THE LAST BEATITUDE (22:14-15). Again, the saved and the lost are contrasted. Blessed are those who have access to the Holy City and the Tree of Life. Those outside the city are described in filthy robes of unrighteousness; they have not washed their robes in the blood of Christ. If they had, their sins would be washed away and they would have received imputed righteousness. God’s righteousness comes from Him through faith in Jesus Christ to all who believe (Romans 3:23-26; 2 Corinthians 5:21). This seventh and last beatitude is evangelistic and appropriately followed by the Bible’s last invitation.

THE LAST INVITATION (22:17): During this present age, the Holy Spirit through the Bride, the Church, invites whoever hears the Gospel to come and drink freely of God’s gift of salvation in Christ Jesus. Everyone who rejects Christ is called “dogs,” a term applied by the Jews to Gentiles and ceremonially impure people.

THE LAST WARNING (22:18-19). Here is a solemn warning against tampering with the prophecies of this book.

I warn everyone who hears the words of the prophecy of this book: If anyone adds anything to them, God will add to him the plagues described in this book. And if anyone takes words away from this book of prophecy, God will take away from him his share in the tree of life and in the holy city, which are described in this book (Revelation 22:18-19).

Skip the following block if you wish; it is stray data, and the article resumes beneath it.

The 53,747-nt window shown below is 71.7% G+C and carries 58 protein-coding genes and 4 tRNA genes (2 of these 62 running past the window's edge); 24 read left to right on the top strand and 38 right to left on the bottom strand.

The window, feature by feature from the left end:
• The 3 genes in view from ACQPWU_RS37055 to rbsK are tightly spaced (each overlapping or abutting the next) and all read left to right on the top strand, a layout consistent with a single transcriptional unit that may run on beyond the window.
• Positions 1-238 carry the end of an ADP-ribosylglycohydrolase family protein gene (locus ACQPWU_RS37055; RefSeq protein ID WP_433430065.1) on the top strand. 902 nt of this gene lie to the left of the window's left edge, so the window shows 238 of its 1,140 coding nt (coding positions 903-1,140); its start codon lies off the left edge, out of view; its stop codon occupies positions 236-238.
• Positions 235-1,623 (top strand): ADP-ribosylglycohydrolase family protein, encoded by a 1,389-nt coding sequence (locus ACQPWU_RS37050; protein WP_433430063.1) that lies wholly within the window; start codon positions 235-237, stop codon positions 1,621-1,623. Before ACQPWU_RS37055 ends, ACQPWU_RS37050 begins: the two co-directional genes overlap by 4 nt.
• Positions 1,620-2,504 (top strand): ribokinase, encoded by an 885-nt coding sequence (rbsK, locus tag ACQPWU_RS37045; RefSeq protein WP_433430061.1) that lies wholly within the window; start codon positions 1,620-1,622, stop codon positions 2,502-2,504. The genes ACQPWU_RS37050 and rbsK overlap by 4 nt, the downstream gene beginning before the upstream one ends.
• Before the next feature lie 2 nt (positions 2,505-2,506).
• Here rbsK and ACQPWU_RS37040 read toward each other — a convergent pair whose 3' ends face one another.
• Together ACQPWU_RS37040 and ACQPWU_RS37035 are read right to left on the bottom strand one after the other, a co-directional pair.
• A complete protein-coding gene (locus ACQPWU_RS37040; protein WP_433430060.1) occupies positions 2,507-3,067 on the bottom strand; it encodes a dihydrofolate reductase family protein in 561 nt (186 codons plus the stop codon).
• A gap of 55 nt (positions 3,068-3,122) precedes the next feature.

It is not error in judgment or interpretation that is condemned but the deliberate falsification or misinterpretation. There can be no additions or subtractions to this book. Why? Many will read these prophecies in the last days and come to Christ as they see the predictions fulfilled. Even the smallest change destroys the credibility of God’s Word; and therefore, keeps people out of the Kingdom of God.

THE LAST PROMISE AND PRAYER (22:20-21). The last words of Jesus recorded in Scripture is a promise: “Yes, I am coming soon.”

At end of the Eucharist liturgy, the Early Church prayed the last prayer of the Bible in expectation of Christ’s imminent return: “Amen, Come, Lord Jesus. The grace of the Lord Jesus be with God’s people. Amen.”

For the grace of God that brings salvation has appeared to all men. It teaches us to say “No” to ungodliness and worldly passions, and to live self-controlled, upright and godly lives in this present age, while we wait for the blessed hope—the glorious appearing of our great God and Savior, Jesus Christ, who gave himself for us to redeem us from all wickedness and to purify for himself a people that are his very own, eager to do what is good (Titus 2:11-14).

Since the first century, the Church has been praying for the fulfillment of all of the prophecies of Revelation in the prayer He taught His disciples:

Our Father which art in heaven,
Hallowed be thy name.
Thy kingdom come.
Thy will be done in earth, as it is in heaven.
Give us this day our daily bread.
And forgive us our debts, as we forgive our debtors.
And lead us not into temptation, but deliver us from evil:
[For thine is the kingdom, and the power, and the glory, for ever.
Amen.] (Matthew 6:9-13, KJV).